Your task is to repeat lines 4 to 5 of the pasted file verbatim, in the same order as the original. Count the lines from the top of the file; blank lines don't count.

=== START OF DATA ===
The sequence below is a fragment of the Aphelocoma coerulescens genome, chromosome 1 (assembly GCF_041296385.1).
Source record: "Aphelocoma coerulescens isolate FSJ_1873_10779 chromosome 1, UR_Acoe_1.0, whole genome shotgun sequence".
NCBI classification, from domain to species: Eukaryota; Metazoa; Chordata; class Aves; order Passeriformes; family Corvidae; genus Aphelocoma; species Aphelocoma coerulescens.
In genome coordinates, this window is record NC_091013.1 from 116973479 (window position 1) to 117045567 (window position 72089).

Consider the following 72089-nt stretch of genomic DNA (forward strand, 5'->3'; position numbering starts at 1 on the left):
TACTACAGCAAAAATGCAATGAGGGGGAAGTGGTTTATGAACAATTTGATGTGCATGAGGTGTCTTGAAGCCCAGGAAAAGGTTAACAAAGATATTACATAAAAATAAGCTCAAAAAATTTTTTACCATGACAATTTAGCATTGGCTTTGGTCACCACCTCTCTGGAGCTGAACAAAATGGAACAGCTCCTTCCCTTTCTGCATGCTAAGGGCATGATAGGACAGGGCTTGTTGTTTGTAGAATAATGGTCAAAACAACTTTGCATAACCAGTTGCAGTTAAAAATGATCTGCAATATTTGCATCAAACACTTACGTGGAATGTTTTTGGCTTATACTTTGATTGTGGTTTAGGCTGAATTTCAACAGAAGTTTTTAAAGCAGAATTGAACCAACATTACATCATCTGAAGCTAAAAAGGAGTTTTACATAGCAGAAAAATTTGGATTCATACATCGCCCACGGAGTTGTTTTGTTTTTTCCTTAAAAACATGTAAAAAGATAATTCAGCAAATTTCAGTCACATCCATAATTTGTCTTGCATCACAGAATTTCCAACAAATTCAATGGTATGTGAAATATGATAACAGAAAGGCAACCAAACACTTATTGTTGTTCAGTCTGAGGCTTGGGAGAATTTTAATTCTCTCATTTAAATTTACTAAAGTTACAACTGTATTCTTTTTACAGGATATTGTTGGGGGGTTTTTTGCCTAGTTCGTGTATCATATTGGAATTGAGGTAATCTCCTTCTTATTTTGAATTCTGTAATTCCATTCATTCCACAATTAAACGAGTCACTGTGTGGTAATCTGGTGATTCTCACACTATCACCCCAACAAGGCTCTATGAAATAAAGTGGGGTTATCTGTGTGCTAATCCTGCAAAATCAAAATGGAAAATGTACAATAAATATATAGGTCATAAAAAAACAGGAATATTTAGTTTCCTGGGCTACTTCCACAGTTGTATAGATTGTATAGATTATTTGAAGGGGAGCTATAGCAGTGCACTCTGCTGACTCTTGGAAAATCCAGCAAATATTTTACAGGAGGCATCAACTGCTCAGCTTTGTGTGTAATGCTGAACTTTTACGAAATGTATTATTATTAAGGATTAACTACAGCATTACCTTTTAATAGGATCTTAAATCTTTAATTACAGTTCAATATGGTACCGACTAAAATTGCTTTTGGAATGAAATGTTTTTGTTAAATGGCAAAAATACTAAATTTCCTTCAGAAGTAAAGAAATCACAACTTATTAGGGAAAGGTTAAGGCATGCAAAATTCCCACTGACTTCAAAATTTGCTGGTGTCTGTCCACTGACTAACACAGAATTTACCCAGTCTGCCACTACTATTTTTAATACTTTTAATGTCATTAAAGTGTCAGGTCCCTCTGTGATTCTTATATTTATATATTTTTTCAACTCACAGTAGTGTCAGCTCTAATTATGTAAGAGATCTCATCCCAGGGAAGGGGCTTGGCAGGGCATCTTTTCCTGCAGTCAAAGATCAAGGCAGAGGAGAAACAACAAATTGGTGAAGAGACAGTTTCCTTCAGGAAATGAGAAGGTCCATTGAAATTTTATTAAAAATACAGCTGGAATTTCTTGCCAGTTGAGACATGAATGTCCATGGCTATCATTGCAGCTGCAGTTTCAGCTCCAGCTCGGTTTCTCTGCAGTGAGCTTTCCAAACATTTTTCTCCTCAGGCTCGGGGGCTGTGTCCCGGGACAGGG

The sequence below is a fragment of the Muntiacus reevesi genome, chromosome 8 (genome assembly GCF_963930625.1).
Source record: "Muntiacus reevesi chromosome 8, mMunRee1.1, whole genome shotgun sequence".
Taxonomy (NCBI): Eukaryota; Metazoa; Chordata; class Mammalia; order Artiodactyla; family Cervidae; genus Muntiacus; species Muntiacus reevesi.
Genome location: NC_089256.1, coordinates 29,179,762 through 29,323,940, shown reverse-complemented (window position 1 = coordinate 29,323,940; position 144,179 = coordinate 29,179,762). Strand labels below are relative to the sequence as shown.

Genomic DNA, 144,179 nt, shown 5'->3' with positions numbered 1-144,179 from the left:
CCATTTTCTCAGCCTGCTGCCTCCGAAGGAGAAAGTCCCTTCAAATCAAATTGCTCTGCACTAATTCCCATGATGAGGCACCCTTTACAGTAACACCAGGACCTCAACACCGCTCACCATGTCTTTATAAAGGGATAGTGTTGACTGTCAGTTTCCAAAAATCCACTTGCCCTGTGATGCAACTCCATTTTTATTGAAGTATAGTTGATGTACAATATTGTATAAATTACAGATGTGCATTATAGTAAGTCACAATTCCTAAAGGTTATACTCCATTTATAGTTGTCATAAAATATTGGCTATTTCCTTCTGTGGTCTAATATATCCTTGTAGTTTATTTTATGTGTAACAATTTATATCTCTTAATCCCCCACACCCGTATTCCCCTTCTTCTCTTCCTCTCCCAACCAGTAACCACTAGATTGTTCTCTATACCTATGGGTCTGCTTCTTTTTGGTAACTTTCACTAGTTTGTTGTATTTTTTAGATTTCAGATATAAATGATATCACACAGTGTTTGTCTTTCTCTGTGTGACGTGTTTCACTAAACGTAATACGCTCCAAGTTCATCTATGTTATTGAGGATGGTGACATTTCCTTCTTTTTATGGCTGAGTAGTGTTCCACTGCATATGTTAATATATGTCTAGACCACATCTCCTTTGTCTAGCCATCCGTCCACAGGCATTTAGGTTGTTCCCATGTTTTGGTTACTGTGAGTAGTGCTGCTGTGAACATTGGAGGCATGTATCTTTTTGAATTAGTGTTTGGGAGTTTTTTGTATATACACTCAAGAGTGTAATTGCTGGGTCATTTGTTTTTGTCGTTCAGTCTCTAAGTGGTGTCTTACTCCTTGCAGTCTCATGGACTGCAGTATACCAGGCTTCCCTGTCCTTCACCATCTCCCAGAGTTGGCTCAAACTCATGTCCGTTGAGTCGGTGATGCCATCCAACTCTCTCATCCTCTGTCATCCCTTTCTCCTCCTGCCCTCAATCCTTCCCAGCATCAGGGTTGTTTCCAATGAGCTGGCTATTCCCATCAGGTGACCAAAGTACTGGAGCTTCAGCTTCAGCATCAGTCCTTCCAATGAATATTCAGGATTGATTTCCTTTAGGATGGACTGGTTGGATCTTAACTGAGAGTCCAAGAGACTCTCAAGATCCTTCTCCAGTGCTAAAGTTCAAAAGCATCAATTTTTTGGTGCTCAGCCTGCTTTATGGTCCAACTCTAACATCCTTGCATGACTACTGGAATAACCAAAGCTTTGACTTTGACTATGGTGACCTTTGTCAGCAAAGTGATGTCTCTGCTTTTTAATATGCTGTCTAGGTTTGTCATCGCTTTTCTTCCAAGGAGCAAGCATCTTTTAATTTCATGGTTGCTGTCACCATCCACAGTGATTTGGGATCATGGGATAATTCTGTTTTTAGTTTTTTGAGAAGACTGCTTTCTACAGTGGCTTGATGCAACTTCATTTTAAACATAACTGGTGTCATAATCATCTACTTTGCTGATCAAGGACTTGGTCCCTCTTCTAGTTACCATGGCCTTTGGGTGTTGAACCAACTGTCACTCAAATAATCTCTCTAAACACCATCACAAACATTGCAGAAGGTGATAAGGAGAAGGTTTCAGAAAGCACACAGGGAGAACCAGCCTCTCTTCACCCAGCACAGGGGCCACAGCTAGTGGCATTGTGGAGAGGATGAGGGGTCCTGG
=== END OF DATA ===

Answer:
In genome coordinates, this window is record NC_091013.1 from 116973479 (window position 1) to 117045567 (window position 72089).

Consider the following 72089-nt stretch of genomic DNA (forward strand, 5'->3'; position numbering starts at 1 on the left):